Poor logistics could affect Zim efforts to import Zambian maize – official

Poor logistics could affect Zim efforts to import Zambian maize – official

By Kuda Chideme, HARARE July 13 (The Source) – Zimbabwe, which is facing a food crisis after a drought hit season, has poor logistics which could affect its efforts to import maize from Zambia, the only country in the region with a surplus, an official has said.

The United Nations Food and Agriculture (FAO) has forecast Zimbabwe’s maize production for the 2014/15 season at 950,000 tonnes, over a third lower than the previous season due to a prolonged dry spell, with Harare planning to import 700,000 tonnes of white maize, mainly from neighbouring Zambia , to avert a food crisis following a drought that affected crops in most parts of the country this season.

But demand for Zambia’s maize has increased following a severe drought in the southern-African region which left several countries in the region needing to import to avert hunger.

FAO in April forecast Southern Africa’s maize output at about 21,1 million tonnes, 26 percent below the 2014 output and 15 percent lower than the average.

Grain Traders Association of Zambia director Jacob Mwale who was in Zimbabwe last week, said Zambia had put aside one million metric tonnes of maize from its record 2013/14 harvest of 3,2 million metric tonnes for export, but says Zimbabwe has poor logistics and border controls, managing to move 40,000 tonnes per month.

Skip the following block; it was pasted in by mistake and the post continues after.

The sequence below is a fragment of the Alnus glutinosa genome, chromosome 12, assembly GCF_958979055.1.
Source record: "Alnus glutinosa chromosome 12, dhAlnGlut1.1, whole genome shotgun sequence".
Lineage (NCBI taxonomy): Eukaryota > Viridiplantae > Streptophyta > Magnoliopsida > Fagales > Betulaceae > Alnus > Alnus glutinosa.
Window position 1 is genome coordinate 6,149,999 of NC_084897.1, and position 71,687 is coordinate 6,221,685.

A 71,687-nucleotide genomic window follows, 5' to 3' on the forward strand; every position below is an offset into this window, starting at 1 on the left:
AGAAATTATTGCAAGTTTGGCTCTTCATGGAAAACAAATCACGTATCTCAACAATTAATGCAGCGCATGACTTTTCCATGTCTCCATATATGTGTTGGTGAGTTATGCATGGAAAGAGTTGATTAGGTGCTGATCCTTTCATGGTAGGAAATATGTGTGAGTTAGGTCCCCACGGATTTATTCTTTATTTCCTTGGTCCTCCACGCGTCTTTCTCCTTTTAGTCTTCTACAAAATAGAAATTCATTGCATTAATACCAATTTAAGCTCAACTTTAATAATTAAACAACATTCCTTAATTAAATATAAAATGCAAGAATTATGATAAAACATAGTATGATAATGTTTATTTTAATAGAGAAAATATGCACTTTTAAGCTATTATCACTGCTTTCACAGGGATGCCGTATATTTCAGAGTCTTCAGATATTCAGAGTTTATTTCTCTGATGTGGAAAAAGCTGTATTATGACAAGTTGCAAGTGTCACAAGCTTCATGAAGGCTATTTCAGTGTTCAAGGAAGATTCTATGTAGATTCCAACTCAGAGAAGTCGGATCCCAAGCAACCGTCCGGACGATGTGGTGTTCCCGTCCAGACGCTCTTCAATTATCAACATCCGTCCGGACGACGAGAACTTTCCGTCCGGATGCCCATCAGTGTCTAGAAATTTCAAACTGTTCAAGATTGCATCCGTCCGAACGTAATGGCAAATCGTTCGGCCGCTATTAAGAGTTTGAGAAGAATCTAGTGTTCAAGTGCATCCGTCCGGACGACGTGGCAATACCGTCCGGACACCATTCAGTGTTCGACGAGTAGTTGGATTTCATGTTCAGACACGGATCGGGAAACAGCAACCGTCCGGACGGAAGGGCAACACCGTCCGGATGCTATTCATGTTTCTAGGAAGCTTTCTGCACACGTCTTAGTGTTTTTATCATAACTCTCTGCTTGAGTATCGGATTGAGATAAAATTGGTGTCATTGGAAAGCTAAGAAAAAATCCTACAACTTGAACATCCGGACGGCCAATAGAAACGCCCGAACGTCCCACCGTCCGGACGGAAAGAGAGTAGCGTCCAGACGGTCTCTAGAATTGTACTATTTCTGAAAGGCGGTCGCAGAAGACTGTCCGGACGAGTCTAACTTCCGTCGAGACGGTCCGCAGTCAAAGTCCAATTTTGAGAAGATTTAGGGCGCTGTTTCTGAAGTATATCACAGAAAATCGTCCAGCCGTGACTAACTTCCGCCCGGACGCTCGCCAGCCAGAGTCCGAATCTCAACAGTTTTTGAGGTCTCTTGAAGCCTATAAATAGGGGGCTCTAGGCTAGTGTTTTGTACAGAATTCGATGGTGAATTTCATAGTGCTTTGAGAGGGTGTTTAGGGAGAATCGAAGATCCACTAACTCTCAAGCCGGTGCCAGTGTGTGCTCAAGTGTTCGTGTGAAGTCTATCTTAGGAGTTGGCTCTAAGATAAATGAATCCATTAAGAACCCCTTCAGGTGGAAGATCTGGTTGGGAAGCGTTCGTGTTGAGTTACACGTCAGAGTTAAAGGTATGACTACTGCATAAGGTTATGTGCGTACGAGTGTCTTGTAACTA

“Zambia has a surplus of between 800,000 metric tonnes and a million metric tonnes of maize which we are ready to export but it will depend on the price and how quickly we can move the grain,” Mwale said at a food conference in the capital last week.

“Currently for Zimbabwe we are able to move just about 40,000 metric tonnes per month so that would mean improving boarder clearance systems and documentation processes required for each consignment.”

Agriculture minister Joseph Made in May said the maize imports will cost the cash strapped government  in excess of $200 million.

The country is holding 150,000 tonnes in reserves against a national requirement of  1,8 million metric tonnes.

FAO said the region needs to import 1,8 million tonnes this year.